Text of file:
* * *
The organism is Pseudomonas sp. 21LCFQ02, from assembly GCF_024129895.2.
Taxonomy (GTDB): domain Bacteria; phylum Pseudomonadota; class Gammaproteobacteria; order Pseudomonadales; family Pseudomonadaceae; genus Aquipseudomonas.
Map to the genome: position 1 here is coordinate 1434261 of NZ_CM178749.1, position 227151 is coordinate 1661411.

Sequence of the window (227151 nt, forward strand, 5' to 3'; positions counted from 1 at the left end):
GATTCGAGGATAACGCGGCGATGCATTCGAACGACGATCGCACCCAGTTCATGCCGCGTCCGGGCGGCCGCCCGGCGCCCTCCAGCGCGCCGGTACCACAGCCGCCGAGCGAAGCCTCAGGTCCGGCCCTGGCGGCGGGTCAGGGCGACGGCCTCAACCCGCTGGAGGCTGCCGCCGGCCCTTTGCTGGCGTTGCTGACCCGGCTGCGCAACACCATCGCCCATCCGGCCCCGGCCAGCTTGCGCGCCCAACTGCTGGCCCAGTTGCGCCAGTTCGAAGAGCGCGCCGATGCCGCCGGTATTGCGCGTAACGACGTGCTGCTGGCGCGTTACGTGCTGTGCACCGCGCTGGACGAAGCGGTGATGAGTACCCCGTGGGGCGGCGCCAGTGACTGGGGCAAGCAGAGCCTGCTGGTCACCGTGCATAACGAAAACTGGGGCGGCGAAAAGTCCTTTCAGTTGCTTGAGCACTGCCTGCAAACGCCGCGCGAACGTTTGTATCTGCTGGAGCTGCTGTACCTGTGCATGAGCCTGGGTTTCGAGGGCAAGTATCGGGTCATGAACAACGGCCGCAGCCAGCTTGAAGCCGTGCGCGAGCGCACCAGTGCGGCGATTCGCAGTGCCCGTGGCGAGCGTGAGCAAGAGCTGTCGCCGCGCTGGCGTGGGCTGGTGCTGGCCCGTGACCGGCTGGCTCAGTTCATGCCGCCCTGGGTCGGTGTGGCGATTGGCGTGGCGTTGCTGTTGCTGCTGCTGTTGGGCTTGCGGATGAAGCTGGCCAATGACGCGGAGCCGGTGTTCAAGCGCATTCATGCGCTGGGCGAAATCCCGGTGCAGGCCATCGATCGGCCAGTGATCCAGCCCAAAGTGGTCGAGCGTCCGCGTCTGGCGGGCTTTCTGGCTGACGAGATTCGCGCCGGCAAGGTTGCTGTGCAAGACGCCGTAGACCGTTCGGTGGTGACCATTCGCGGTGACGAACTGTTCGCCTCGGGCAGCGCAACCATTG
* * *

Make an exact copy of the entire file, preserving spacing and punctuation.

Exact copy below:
The organism is Pseudomonas sp. 21LCFQ02, from assembly GCF_024129895.2.
Taxonomy (GTDB): domain Bacteria; phylum Pseudomonadota; class Gammaproteobacteria; order Pseudomonadales; family Pseudomonadaceae; genus Aquipseudomonas.
Map to the genome: position 1 here is coordinate 1434261 of NZ_CM178749.1, position 227151 is coordinate 1661411.

Sequence of the window (227151 nt, forward strand, 5' to 3'; positions counted from 1 at the left end):
GATTCGAGGATAACGCGGCGATGCATTCGAACGACGATCGCACCCAGTTCATGCCGCGTCCGGGCGGCCGCCCGGCGCCCTCCAGCGCGCCGGTACCACAGCCGCCGAGCGAAGCCTCAGGTCCGGCCCTGGCGGCGGGTCAGGGCGACGGCCTCAACCCGCTGGAGGCTGCCGCCGGCCCTTTGCTGGCGTTGCTGACCCGGCTGCGCAACACCATCGCCCATCCGGCCCCGGCCAGCTTGCGCGCCCAACTGCTGGCCCAGTTGCGCCAGTTCGAAGAGCGCGCCGATGCCGCCGGTATTGCGCGTAACGACGTGCTGCTGGCGCGTTACGTGCTGTGCACCGCGCTGGACGAAGCGGTGATGAGTACCCCGTGGGGCGGCGCCAGTGACTGGGGCAAGCAGAGCCTGCTGGTCACCGTGCATAACGAAAACTGGGGCGGCGAAAAGTCCTTTCAGTTGCTTGAGCACTGCCTGCAAACGCCGCGCGAACGTTTGTATCTGCTGGAGCTGCTGTACCTGTGCATGAGCCTGGGTTTCGAGGGCAAGTATCGGGTCATGAACAACGGCCGCAGCCAGCTTGAAGCCGTGCGCGAGCGCACCAGTGCGGCGATTCGCAGTGCCCGTGGCGAGCGTGAGCAAGAGCTGTCGCCGCGCTGGCGTGGGCTGGTGCTGGCCCGTGACCGGCTGGCTCAGTTCATGCCGCCCTGGGTCGGTGTGGCGATTGGCGTGGCGTTGCTGTTGCTGCTGCTGTTGGGCTTGCGGATGAAGCTGGCCAATGACGCGGAGCCGGTGTTCAAGCGCATTCATGCGCTGGGCGAAATCCCGGTGCAGGCCATCGATCGGCCAGTGATCCAGCCCAAAGTGGTCGAGCGTCCGCGTCTGGCGGGCTTTCTGGCTGACGAGATTCGCGCCGGCAAGGTTGCTGTGCAAGACGCCGTAGACCGTTCGGTGGTGACCATTCGCGGTGACGAACTGTTCGCCTCGGGCAGCGCAACCATTG